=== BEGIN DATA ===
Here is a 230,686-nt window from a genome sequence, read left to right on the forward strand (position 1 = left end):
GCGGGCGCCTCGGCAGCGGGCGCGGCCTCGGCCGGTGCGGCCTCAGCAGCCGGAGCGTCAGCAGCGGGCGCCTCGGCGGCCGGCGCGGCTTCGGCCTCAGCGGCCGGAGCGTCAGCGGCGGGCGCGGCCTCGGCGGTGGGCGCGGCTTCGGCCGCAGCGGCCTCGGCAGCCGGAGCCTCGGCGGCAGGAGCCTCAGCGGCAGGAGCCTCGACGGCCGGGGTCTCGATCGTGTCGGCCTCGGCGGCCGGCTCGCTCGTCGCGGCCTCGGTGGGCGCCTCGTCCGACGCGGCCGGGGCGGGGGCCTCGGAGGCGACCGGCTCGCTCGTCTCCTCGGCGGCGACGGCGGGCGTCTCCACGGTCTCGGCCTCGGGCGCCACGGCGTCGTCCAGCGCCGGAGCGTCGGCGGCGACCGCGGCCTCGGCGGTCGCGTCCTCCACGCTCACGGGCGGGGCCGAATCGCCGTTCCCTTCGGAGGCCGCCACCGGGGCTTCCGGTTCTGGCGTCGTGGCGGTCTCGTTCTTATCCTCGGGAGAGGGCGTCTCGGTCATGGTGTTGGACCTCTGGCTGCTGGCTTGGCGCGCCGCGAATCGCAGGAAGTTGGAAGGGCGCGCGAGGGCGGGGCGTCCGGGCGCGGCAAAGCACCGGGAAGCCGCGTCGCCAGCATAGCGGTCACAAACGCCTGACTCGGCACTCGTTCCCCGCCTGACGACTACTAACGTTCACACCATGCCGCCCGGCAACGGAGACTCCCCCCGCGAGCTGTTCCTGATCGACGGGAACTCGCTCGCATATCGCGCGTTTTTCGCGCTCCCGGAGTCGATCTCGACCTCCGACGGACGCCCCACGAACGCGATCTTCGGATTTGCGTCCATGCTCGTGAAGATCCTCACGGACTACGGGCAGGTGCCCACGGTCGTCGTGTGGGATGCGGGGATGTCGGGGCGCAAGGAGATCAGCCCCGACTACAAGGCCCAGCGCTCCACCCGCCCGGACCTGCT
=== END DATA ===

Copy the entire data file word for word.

Here is a 230,686-nt window from a genome sequence, read left to right on the forward strand (position 1 = left end):
GCGGGCGCCTCGGCAGCGGGCGCGGCCTCGGCCGGTGCGGCCTCAGCAGCCGGAGCGTCAGCAGCGGGCGCCTCGGCGGCCGGCGCGGCTTCGGCCTCAGCGGCCGGAGCGTCAGCGGCGGGCGCGGCCTCGGCGGTGGGCGCGGCTTCGGCCGCAGCGGCCTCGGCAGCCGGAGCCTCGGCGGCAGGAGCCTCAGCGGCAGGAGCCTCGACGGCCGGGGTCTCGATCGTGTCGGCCTCGGCGGCCGGCTCGCTCGTCGCGGCCTCGGTGGGCGCCTCGTCCGACGCGGCCGGGGCGGGGGCCTCGGAGGCGACCGGCTCGCTCGTCTCCTCGGCGGCGACGGCGGGCGTCTCCACGGTCTCGGCCTCGGGCGCCACGGCGTCGTCCAGCGCCGGAGCGTCGGCGGCGACCGCGGCCTCGGCGGTCGCGTCCTCCACGCTCACGGGCGGGGCCGAATCGCCGTTCCCTTCGGAGGCCGCCACCGGGGCTTCCGGTTCTGGCGTCGTGGCGGTCTCGTTCTTATCCTCGGGAGAGGGCGTCTCGGTCATGGTGTTGGACCTCTGGCTGCTGGCTTGGCGCGCCGCGAATCGCAGGAAGTTGGAAGGGCGCGCGAGGGCGGGGCGTCCGGGCGCGGCAAAGCACCGGGAAGCCGCGTCGCCAGCATAGCGGTCACAAACGCCTGACTCGGCACTCGTTCCCCGCCTGACGACTACTAACGTTCACACCATGCCGCCCGGCAACGGAGACTCCCCCCGCGAGCTGTTCCTGATCGACGGGAACTCGCTCGCATATCGCGCGTTTTTCGCGCTCCCGGAGTCGATCTCGACCTCCGACGGACGCCCCACGAACGCGATCTTCGGATTTGCGTCCATGCTCGTGAAGATCCTCACGGACTACGGGCAGGTGCCCACGGTCGTCGTGTGGGATGCGGGGATGTCGGGGCGCAAGGAGATCAGCCCCGACTACAAGGCCCAGCGCTCCACCCGCCCGGACCTGCT